Last night I was invited to attend the Women of wine event at Asara Wine Estate and Hotel where a group of 20 women were entertained in the red wine barrel cellar.
The event started out with a selection of canapés made by Asara’s chef which was followed by a tasting of seven of Asara’s wines. The tasting was conducted by Tanja-Marie Goedhart the Assistant Winemaker at Asara as Winemaker Francois Joubert was in Durban promoting the brand at the Mercury Wine Festival.
The barrel cellar at Asara is a spectacular venue which has a high ceiling and no less than five chandeliers. Asara used the Women in Wine event as a trial run for future events, deemed the ‘long table’ to be held in the cellar.
The seven wines which we tasted were:
2010 Asara Sauvignon Blanc
2010 Asara Cabernet Sauvignon Blanc
2011 Asara Chardonnay Unwooded
2010 Asara Chardonnay Reserve
2009 Asara Merlot
2009 Asara Cabernet Sauvignon
2007 Asara Bell Tower
The Cabernet Sauvignon Blanc was described by Tanja-Marie as the “jewel of Asara” and has a clarity of colour which is almost straw-like with no hint of pink to belie the Blanc de Noir origin of the wine.
The Bell Tower is also a very unusual Bordeaux blend as it is Malbec driven rather than the more widely occurring Cabernet Sauvignon driven.
The tasting was followed by a wonderful spread as catered by Stellenbosch’s own Delicately Different.
Please click here to view pictures from the event.
This article was first published as a blog post on WINE.CO.ZA, please click here to see the original article.
Posted in Wine
Carla van der Merwe ventured off the beaten track last weekend to visit the Breedekloof Valley, as they presented their annual ‘Soetes and Soup’ festival. The structure of the event was fairly simple with the cost of a wine pass being only R15. The pass included a ‘Soetes and Soup’ branded enamel mug and coupons for a free portion of soup at each of the twelve participating wine estates.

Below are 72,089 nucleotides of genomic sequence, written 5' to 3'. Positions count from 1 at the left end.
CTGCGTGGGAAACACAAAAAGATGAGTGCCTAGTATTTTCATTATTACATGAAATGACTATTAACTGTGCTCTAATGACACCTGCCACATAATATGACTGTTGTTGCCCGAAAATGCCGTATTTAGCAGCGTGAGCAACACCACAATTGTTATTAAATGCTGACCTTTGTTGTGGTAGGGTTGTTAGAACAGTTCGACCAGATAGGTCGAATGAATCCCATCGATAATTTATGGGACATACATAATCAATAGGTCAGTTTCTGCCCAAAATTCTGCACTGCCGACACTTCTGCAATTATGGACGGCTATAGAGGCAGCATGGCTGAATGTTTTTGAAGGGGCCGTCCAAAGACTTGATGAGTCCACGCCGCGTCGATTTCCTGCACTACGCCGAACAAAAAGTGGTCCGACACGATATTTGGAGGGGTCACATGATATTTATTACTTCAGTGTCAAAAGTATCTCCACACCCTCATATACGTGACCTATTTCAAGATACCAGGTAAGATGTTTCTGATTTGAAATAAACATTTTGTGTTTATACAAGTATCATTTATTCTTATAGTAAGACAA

I decided to take two willing adventurers, Francois Joubert (winemaker at Asara Wine Estate and Hotel) and Alexandra McFarlane (assistant to Mulderbosch Vineyards’ winemaker), along to sample the Breedekloof Valley’s offerings and to help determine the best cup of soup. With a bit of a winter chill in the air we set about our mission, arriving at our first port of call a little after 10am.
Our first stop was Du Toitskloof Wine Cellar where we purchased our passes and promptly presented our mugs for a sampling of their vegetable soup. The Vegetable soup consisted of cauliflower, carrots and a few other winter veggies with a decent helping of cream added for good measure. Alex commented that the soup was “scrumptious” and Francois added that it was “creamy with a good consistency”. The wine pairing at Du Toitskloof was their 2010 Hanepoot Jerepigo.
Next on our route was Badsberg Wine Cellar where we were greeted by extremely friendly staff who exchanged our dirty mugs with fresh new mugs filled with Mushroom and Port soup. Both Alex and Francois complained that the soup was too salty but as a big fan of salt I found the soup just salty enough. The wine pairing with the Port based soup was the Badsberg Vintage Port 2005.
Further up the same road we continued until we found Slanghoek Cellar who generously filled our cups with Biltong and Blue cheese soup which went down very well, with Francois praising the soup as “great, with perfect consistency and clearly defined flavours of both the biltong and blue cheese”. There was also a bread basket available with toasted baguette slices. The wine pairing they offered was their Slanghoek Crème de Chenin 2009.